Sometimes the ocular effects of these medications can remain for a few weeks after a patient discontinues use of the medication. For this reason, Dr. Riba recommends that ophthalmologists take a detailed history of recent and previous medication use. It’s possible that previous medication use may cause eye symptoms that someone is currently experiencing.
Ophthalmologists always ask about current medication use, and this can help guide treatment for patients experiencing vision changes, Dr. Riba said. For instance, if a patient is newly using an antidepressant or anti-anxiety agent or has had a dose change, wait before fulfilling their request for a new glasses or contact prescription if possible. They may have vision changes from the medication that will subside or stabilize within a short time, Dr. Riba said.
For the most part, a thorough annual eye exam is enough to help detect and treat vision symptoms. “If any eye symptoms occur such as blurred vision, red eye, eye pain, focusing difficulty, and double vision, the patient should have an eye exam sooner,” Dr. Wang said. Annual eye exams should already be part of the care for concurrent health problems some patients with anxiety or clinical depression may commonly have, such as diabetes.
Physicians sometimes observe medication compliance issues if a patient is clinically depressed or has anxiety. In addition to the condition itself, this could be from memory or inattention issues caused by certain medications, Dr. Tittler said. These could theoretically worsen medication adherence, but there are practical ways to help patients with this, such as phone alarms or reminders.
“In patients with these psychiatric conditions, I am more concerned about compliance if they stop their medications without the approval of their prescribing physician,” Dr. Tittler said.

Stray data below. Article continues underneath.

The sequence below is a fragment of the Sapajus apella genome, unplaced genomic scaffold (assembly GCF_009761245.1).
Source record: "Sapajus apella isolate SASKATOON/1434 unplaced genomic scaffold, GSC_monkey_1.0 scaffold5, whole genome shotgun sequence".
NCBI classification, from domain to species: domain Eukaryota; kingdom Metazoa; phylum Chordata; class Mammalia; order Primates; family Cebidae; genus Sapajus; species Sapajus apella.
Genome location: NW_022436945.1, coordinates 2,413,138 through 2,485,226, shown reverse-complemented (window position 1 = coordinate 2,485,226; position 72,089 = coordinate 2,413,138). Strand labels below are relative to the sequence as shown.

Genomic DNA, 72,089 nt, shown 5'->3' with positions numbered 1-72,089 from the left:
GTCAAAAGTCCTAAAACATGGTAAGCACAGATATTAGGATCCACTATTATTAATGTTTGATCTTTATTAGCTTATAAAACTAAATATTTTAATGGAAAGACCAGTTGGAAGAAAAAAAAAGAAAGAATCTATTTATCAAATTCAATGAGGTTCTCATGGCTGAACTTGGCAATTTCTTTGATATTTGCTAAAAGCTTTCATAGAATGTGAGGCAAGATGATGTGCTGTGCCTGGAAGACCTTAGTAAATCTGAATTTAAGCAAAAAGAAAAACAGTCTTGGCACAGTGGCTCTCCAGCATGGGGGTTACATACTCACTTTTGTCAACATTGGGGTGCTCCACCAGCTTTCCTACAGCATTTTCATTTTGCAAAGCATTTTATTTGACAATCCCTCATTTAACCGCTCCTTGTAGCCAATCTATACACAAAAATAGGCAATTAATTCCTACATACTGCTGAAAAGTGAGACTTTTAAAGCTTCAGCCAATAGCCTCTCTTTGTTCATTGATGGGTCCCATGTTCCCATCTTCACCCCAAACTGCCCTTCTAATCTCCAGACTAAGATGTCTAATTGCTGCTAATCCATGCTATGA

Sometimes a psychotropic medication may have to be changed to help counter the ocular side effects, Dr. Riba said. Alternatively, it may be decided to stop an antidepressant or anti-anxiety agent altogether solely due to ocular side effects and switch to a different medication. The risks/benefits must be addressed, in consultation with the patient and ophthalmologist. This is especially important with chronic conditions like glaucoma, AMD, Alzheimer’s disease, and diabetes, Dr. Riba said. With the effects these conditions can have on someone’s ability to drive, live independently, and see clearly, it’s especially important to address related depression, Dr. Riba said.
She also has patients who combine an anti-anxiety agent or antidepressant with psychotherapy.
It’s rare for ophthalmologists to need to speak directly with a prescribing psychiatrist as ocular effects usually are managed easily, Dr. Wang said. The one exception is if there is a severe reaction such as angle closure glaucoma. “In that case, communication with the prescribing doctor could be needed to come up with alternative treatments,” he said.

References

1. Gomes JAP, et al. TFOS DEWS II iatrogenic report. Ocul Surf. 2017;15:511–538.
2. Tiskaoglu NS, et al. Dry eye disease in patients with newly diagnosed depressive disorder. Curr Eye Res. 2017;42:672–676.
3. Galor A, et al. Depression, post-traumatic stress disorder, and dry eye syndrome: a study utilizing the national United States Veterans Affairs administrative database. Am J Ophthalmol. 2012;154:340–346.
4. Becker C, et al. Selective serotonin reuptake inhibitors and cataract risk: a case-control analysis. Ophthalmology. 2017;124:1635–1639.

Editors’ note: The physicians have no financial interests related to their comments.

Contact information

Riba
: mriba@umich.edu
Tittler: cvemg.com
Wang: drwang@wangvisioninstitute.com

Monitor the eyes for ocular effects from antidepressants, anti-anxiety medications Monitor the eyes for ocular effects from antidepressants, anti-anxiety medications